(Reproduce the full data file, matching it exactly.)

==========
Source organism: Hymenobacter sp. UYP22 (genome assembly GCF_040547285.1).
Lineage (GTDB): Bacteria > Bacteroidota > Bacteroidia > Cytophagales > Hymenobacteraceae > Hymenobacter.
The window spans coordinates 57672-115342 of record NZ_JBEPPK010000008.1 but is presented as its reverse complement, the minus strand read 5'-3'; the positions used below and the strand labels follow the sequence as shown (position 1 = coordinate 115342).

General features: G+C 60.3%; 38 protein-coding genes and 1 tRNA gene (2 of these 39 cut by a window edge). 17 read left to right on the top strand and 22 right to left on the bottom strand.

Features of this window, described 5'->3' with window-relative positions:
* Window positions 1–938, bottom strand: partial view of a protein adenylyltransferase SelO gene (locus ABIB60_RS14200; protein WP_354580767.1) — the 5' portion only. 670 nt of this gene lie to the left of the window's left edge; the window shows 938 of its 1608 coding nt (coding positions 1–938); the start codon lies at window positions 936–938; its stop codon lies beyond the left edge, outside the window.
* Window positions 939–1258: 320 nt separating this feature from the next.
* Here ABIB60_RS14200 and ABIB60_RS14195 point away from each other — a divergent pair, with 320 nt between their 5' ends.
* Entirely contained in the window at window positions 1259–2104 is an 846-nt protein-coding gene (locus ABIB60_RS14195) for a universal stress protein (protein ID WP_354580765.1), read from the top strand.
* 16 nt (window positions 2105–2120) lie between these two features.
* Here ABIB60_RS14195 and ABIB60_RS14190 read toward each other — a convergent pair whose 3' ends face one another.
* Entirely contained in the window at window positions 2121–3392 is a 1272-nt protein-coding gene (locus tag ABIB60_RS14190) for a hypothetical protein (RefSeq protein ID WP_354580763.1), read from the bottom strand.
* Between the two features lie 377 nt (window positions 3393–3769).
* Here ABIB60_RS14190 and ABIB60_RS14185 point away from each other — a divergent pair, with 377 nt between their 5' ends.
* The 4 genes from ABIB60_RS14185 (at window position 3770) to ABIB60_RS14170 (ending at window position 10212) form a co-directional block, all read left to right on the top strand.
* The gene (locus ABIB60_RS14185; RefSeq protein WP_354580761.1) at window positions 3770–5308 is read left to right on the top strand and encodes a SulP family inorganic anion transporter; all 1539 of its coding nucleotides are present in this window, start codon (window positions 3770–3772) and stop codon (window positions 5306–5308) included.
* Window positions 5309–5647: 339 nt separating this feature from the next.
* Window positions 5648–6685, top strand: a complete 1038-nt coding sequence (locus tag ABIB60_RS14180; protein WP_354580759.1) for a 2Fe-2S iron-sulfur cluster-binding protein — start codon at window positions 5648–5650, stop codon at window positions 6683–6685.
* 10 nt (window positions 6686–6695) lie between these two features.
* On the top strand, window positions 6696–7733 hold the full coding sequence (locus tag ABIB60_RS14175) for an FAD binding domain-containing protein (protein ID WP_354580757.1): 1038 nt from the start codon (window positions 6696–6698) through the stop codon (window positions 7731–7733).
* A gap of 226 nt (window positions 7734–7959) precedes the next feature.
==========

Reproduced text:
Source organism: Hymenobacter sp. UYP22 (genome assembly GCF_040547285.1).
Lineage (GTDB): Bacteria > Bacteroidota > Bacteroidia > Cytophagales > Hymenobacteraceae > Hymenobacter.
The window spans coordinates 57672-115342 of record NZ_JBEPPK010000008.1 but is presented as its reverse complement, the minus strand read 5'-3'; the positions used below and the strand labels follow the sequence as shown (position 1 = coordinate 115342).

General features: G+C 60.3%; 38 protein-coding genes and 1 tRNA gene (2 of these 39 cut by a window edge). 17 read left to right on the top strand and 22 right to left on the bottom strand.

Features of this window, described 5'->3' with window-relative positions:
* Window positions 1–938, bottom strand: partial view of a protein adenylyltransferase SelO gene (locus ABIB60_RS14200; protein WP_354580767.1) — the 5' portion only. 670 nt of this gene lie to the left of the window's left edge; the window shows 938 of its 1608 coding nt (coding positions 1–938); the start codon lies at window positions 936–938; its stop codon lies beyond the left edge, outside the window.
* Window positions 939–1258: 320 nt separating this feature from the next.
* Here ABIB60_RS14200 and ABIB60_RS14195 point away from each other — a divergent pair, with 320 nt between their 5' ends.
* Entirely contained in the window at window positions 1259–2104 is an 846-nt protein-coding gene (locus ABIB60_RS14195) for a universal stress protein (protein ID WP_354580765.1), read from the top strand.
* 16 nt (window positions 2105–2120) lie between these two features.
* Here ABIB60_RS14195 and ABIB60_RS14190 read toward each other — a convergent pair whose 3' ends face one another.
* Entirely contained in the window at window positions 2121–3392 is a 1272-nt protein-coding gene (locus tag ABIB60_RS14190) for a hypothetical protein (RefSeq protein ID WP_354580763.1), read from the bottom strand.
* Between the two features lie 377 nt (window positions 3393–3769).
* Here ABIB60_RS14190 and ABIB60_RS14185 point away from each other — a divergent pair, with 377 nt between their 5' ends.
* The 4 genes from ABIB60_RS14185 (at window position 3770) to ABIB60_RS14170 (ending at window position 10212) form a co-directional block, all read left to right on the top strand.
* The gene (locus ABIB60_RS14185; RefSeq protein WP_354580761.1) at window positions 3770–5308 is read left to right on the top strand and encodes a SulP family inorganic anion transporter; all 1539 of its coding nucleotides are present in this window, start codon (window positions 3770–3772) and stop codon (window positions 5306–5308) included.
* Window positions 5309–5647: 339 nt separating this feature from the next.
* Window positions 5648–6685, top strand: a complete 1038-nt coding sequence (locus tag ABIB60_RS14180; protein WP_354580759.1) for a 2Fe-2S iron-sulfur cluster-binding protein — start codon at window positions 5648–5650, stop codon at window positions 6683–6685.
* 10 nt (window positions 6686–6695) lie between these two features.
* On the top strand, window positions 6696–7733 hold the full coding sequence (locus tag ABIB60_RS14175) for an FAD binding domain-containing protein (protein ID WP_354580757.1): 1038 nt from the start codon (window positions 6696–6698) through the stop codon (window positions 7731–7733).
* A gap of 226 nt (window positions 7734–7959) precedes the next feature.